Sunday, August 29, 2010

awful officers...

I've got plenty of American command figures for the SpanAm game. Six Teddy Roosevelts, three Pershings, seven standard bearers. Geesh... it even looks like about half the Buffalo Solders wear chevrons. I don't really have any figures that will work as Spanish officers, though. I suppose I'll have to paint some cockades on a few of the straw hats and use those figures as officers. From what I've read the Spanish officers generally didn't wear distinctions in the field anyway. Very practical. No sense in making yourself a target for Cuban guerrillas after all.

But I did want to have at least one general officer for each side. The American uniforms at this level don't look much different from the Civil War. Consequently, I pulled a BMC mounted officer out of the bit box and painted him up in Federal blue. In fact, the figure strongly reminds me of a photograph of Fighting Joe Wheeler during the SpanAm War. These figures come sans bases so I mounted the horses on some heavy poster board I recently got from Dick Blick's art supply. The bases warped once I put flocking and such on the top side. But moistening the bottom and weighing them down as they dried returned them to a nice flat profile.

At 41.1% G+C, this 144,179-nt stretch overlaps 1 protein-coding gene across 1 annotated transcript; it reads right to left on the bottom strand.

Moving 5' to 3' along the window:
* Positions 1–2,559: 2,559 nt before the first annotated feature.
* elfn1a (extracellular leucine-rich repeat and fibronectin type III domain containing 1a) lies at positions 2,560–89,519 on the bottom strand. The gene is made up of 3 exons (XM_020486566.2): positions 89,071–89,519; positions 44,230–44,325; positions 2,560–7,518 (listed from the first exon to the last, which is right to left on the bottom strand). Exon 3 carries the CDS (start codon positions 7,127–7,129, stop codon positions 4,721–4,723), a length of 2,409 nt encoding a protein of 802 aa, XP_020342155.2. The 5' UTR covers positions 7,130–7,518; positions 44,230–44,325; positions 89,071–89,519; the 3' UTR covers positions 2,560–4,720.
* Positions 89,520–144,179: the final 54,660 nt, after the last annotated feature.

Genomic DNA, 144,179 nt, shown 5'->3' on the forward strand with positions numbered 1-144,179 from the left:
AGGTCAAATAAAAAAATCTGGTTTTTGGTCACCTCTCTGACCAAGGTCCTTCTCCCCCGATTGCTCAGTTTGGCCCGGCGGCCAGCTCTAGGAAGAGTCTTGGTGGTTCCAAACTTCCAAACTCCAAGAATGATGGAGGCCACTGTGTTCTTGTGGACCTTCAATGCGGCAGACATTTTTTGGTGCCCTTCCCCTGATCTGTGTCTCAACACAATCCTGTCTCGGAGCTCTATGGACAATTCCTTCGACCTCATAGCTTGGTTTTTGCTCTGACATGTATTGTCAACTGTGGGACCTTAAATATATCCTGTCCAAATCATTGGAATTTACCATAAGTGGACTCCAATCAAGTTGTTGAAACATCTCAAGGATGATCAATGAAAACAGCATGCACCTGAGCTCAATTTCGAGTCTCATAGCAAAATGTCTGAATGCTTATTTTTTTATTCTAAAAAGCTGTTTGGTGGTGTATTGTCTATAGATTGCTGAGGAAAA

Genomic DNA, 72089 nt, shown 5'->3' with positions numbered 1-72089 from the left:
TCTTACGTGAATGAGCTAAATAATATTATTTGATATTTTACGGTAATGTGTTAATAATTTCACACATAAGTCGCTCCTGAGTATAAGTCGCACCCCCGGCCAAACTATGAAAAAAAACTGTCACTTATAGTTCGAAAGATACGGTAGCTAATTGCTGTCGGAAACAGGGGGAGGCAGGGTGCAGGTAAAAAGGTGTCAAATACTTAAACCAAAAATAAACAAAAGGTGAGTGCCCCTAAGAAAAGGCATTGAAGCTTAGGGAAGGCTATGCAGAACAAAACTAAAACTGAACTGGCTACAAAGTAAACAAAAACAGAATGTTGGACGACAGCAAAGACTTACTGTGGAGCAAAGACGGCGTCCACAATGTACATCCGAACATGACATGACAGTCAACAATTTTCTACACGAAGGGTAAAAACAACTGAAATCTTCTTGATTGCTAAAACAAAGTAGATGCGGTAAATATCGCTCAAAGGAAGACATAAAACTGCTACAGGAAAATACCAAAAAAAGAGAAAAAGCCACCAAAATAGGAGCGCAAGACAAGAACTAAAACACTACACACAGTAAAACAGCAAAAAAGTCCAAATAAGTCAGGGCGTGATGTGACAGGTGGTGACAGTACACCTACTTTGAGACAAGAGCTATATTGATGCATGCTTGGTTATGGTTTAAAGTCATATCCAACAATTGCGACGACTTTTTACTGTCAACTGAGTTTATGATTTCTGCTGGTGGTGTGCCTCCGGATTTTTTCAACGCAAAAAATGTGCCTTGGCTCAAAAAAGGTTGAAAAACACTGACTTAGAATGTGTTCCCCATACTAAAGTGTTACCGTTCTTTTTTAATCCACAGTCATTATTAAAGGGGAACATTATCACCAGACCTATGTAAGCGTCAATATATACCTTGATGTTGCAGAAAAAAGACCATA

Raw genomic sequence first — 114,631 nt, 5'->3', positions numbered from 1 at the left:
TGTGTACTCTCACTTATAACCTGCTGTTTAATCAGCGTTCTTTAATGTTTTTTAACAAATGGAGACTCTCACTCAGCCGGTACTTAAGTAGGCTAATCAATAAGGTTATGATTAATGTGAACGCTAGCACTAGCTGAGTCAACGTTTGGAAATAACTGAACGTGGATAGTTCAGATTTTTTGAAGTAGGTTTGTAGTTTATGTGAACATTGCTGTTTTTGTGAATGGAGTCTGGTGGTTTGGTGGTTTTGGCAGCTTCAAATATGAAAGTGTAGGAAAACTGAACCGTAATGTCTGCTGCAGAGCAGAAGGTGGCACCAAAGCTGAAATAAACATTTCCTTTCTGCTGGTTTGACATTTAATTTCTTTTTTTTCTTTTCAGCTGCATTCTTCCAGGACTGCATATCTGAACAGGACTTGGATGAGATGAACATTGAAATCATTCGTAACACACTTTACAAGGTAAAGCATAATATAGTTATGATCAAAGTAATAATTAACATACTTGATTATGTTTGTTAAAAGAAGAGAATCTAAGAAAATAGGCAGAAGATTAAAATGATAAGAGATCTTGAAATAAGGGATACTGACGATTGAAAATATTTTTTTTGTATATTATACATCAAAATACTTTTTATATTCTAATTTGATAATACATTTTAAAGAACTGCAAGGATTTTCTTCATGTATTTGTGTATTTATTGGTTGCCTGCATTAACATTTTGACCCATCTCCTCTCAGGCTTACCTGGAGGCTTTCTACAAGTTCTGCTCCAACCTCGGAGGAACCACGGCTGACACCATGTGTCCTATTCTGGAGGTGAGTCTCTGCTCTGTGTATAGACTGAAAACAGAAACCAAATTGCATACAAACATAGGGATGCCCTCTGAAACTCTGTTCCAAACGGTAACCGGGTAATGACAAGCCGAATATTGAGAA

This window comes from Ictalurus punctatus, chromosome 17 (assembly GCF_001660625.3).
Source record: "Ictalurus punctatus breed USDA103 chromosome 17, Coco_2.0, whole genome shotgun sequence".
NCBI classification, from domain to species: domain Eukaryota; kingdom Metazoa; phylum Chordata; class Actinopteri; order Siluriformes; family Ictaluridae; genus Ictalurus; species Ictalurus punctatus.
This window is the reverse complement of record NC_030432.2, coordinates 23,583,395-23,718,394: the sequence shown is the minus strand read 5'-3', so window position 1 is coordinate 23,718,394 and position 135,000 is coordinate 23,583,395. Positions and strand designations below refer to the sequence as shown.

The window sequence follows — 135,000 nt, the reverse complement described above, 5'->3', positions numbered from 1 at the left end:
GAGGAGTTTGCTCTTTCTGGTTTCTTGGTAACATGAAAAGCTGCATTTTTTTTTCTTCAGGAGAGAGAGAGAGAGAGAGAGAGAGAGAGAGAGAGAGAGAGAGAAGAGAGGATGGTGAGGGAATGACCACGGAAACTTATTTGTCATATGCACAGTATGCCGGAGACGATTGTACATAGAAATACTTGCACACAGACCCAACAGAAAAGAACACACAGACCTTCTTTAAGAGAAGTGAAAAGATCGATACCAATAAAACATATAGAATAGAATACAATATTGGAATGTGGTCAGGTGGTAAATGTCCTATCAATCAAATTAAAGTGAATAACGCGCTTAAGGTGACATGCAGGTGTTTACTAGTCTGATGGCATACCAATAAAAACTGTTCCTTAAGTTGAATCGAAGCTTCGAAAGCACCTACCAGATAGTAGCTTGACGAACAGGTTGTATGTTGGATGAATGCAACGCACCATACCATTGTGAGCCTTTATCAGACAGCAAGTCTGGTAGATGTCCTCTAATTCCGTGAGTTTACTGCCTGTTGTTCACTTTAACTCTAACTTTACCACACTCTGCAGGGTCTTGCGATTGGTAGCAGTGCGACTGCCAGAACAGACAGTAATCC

To a certain degree Spanish officers of the war remind me of Confederates. So, I took another BMC figure--which I think is suppose to represent Robert E. Lee--and decided to use him as a Spanish officer. The conversion knife came out for this one. I trimmed off the coat buttons so it could be painted as a single breasted coat. I shortened the coat tails and carved away the ends of the sash. Unfortunately, I really couldn't get the knife blade to the sash around the officer's waist. I had to guess at the colors for this figure but overall I'm fairly pleased with him.

The BMC horse are dreadful. The stirrups are molded to the horse's belly, the reins defy gravity on one side of the horse's neck and are totally missing from the other. These horses have 18th century pistol covers. On the other hand they have a Currier and Ives type of charm and a certain circus animal grace to them. Oh, well. I'm pretty sure BMC stands for Badly Modeled Crap. On the other hand, I'm sure BMC's target market doesn't include military historians. They don't charge that kind of price, either.

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